Photo: Ilmė Vyšniauskaitė
Giuseppe Verdi‘s opera La traviata is among the world’s most popular classical operas. Each year, thousands of viewers go to see this opera, mostly due to its “status”, rather than content. Lithuanian musical theatres have a lasting tradition of greeting the upcoming New Year with the famous Brindisi, yet few ever think about the story evolving in the background of this jolly Drinking Song. Opera Traviatas aims to deconstruct the myth of traviatas (it. La traviata means the fallen woman or the one who goes astray): to strip off the status granted by the classical opera and to take a different approach towards the main theme of the opera, unafraid to reveal the entirely non-operatic realities of traviatas’ world, which, although seemingly comical at first, is, in fact, fairly complex and far from anything romantic.
A centenary of professional opera culture in Lithuania was celebrated in 2020. Several state theatres have announced their plans to present new productions of Verdi’s La traviata, thus marking the anniversary of the first professional opera production in the country. Global pandemic caused corrections to the dates of the premieres, but eventually two new productions of La traviata saw the light of day in Lithuania. Seeking to respond to the productions of the state theatres, Operomanija initiated creation of Traviatas; however, this opera is not based on the romanticised story of a single courtesan, but relies on documentary materials featuring true experiences of men and women working in sex services industry in Lithuania.
Striptease dancer, street prostitute, elite escorts, masseur providing services with “happy ending”, buyers and sellers of sex services, or, in other words – modern traviatas – all this “community” often illegally operating in Lithuania have agreed to share their stories for the new musical theatre production. Opera Traviatas is a cinematic and performative piece highlighting the margins of modern society.
What is normal and what is not? What is moral and what is not? What does it mean when parents tell their child “can’t you be normal, like the rest”? There is no way I can understand this parental question/request, since I see it as a kind of a killer that condemns us and our whole existence in this world.
For instance, La traviata is about a courtesan, or, in other words – a prostitute. When you hear the magnificent classical music, see luxurious costumes, appreciate the glamorous set design of the opera performed at great opera house by acclaimed soloists and orchestra – then the story of a prostitute becomes “normal”. However, it resonates differently, when you create a story about the living people who work in the industry today, when you record their stories, speaking of prostitution without any adornment, not hiding behind luxurious imagery. Then prostitution is seen as “abnormal”, all respect and empathy are gone and individuals behind these professions are no longer seen as people. Where and how does this divide emerge, why does our attitude change all of a sudden? After all, it is the same story, only the “packaging” differs.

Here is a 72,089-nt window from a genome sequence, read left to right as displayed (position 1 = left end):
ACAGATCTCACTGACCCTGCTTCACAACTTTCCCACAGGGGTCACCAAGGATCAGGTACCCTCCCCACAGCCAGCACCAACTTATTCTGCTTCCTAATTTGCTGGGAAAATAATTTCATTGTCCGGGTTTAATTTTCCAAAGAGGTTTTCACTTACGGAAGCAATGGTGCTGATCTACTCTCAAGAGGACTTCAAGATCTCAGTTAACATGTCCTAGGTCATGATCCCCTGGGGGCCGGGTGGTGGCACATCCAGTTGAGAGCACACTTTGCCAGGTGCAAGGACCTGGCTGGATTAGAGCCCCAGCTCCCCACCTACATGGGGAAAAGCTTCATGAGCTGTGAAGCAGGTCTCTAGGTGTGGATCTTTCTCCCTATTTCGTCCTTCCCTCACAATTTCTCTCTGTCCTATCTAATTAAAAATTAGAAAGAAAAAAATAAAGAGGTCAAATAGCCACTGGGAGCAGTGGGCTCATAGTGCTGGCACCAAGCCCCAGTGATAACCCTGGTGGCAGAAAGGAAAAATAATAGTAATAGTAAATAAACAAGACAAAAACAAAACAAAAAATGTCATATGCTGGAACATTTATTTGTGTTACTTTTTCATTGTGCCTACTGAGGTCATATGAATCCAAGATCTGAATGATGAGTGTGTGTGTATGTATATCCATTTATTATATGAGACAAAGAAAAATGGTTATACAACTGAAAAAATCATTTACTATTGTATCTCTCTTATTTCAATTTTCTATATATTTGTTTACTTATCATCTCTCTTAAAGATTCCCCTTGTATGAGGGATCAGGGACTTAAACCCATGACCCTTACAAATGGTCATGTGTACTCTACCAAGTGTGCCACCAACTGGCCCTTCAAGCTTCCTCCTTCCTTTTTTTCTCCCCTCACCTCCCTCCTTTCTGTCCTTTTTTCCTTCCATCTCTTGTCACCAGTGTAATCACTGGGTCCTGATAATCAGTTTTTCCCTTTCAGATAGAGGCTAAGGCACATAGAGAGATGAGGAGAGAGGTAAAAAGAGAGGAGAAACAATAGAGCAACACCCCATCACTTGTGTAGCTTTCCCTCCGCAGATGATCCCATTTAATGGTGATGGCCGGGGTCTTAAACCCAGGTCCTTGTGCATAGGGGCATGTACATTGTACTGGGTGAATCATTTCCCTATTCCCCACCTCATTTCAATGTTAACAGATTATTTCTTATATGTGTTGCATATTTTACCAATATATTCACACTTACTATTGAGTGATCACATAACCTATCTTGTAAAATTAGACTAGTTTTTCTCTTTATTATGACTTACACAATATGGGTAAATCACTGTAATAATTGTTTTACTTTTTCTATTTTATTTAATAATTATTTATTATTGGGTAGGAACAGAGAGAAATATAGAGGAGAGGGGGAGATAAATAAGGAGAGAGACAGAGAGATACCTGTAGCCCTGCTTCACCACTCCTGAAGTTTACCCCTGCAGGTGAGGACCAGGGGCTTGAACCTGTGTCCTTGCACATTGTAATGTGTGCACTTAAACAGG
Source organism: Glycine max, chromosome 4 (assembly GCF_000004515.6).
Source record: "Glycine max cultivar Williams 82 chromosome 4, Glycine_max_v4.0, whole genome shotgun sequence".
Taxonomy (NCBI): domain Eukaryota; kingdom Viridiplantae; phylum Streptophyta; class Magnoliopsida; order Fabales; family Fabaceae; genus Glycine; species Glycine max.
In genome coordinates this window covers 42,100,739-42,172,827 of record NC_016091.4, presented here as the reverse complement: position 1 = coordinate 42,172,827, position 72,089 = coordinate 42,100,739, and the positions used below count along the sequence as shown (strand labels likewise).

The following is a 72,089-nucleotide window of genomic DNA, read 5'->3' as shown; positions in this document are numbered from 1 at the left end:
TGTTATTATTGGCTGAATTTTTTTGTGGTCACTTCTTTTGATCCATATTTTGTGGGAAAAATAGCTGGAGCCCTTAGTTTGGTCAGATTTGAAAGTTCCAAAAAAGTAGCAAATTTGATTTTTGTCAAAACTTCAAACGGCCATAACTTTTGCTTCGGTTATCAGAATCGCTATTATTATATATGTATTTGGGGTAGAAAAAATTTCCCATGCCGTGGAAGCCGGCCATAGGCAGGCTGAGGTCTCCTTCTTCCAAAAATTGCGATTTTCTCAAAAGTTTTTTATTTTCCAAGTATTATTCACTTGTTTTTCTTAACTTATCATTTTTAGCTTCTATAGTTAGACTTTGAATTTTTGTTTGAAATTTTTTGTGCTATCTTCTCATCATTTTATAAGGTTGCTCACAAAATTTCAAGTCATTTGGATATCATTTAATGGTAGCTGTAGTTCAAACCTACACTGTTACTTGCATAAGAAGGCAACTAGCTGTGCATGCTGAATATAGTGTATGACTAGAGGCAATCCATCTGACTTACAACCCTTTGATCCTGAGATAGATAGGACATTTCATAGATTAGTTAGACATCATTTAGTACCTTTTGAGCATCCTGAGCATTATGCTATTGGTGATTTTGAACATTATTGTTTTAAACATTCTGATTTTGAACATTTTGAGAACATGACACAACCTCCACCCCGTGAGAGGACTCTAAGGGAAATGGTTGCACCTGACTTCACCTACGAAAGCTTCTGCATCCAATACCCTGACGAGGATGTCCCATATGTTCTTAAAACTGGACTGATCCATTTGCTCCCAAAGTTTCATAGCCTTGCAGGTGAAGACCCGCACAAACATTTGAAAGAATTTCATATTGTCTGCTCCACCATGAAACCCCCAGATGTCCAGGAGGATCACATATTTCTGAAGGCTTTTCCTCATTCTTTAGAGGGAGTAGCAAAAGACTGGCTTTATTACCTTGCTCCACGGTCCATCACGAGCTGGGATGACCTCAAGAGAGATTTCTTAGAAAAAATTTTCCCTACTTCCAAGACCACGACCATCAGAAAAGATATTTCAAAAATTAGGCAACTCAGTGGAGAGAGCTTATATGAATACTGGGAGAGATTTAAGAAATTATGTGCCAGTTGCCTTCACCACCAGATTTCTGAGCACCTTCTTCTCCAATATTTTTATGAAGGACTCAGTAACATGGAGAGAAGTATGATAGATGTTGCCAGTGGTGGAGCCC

I am interested in human beings themselves and the more “abnormal” or “unacceptable” one is, the more interesting this person is to me. Such people provide an opportunity to acknowledge the depth of their inner world, which makes my assertiveness shrink and my empathy grow; thus, I am able to accept and give more. It is my mission, as a creator, to clarify what is normal and what is abnormal; these moral attitudes also change over time. I do not expect to find an answer, since I do not think it is possible, but I can achieve a clearer understanding that is distant to the majority of people.Director, set and costume designer Artūras Areima
I did not intend to create a remix of Verdi’s music or a modernised, electronic version of this opera – there are numerous versions of this kind. Moreover, I get the impression that creators of large-scale, grand costume productions deliberately ignore the main theme in Verdi’s opera. Work with documentary materials brings back to reality – true, living, non-fictional and at times even absurd stories are at the heart of our new opera Traviatas. These documentary resources serve as the key element of the piece’s mood – genuine conversations that actually took place dictate tempo and emotional tone of the opera. I did not want to copy a magnificent opera, but rather create an echo of Verdi’s idea – contemporary, minimalist, resembling film soundtrack. Traviatas is a cinematic experience, highlighting stories of those at the margins of the society.Composer Maximilianas Oprishka
We used different methods to collect materials for the opera ranging from internet searches to attempts to deliberately place ourselves in situations or locations where such conversations might take place. We sought to meet the respondents whose experiences and attitudes towards sexual services would differ; sometimes they would provide hints what further persons should be contacted. Most of the addressed sex workers agreed to answer our questions, therefore the hardest part was not persuading them to be open, but to prepare ourselves and to dare to call or approach them. We have found that all of the respondents were interesting, original and highly sensitive. In fact, we thought that collection of materials for the opera will be much more difficult, since the topic of sex services still represents a certain taboo, so we had to remind ourselves that this projection comes from us, not them. These people live around us, and most of them expressed a wish to see the performance of Traviatas; the topic is important to them and their desire and need to speak out are understandable.Collectors of documentary materials Inga Sanakojevaitė and Modesta Jakeliūnaitė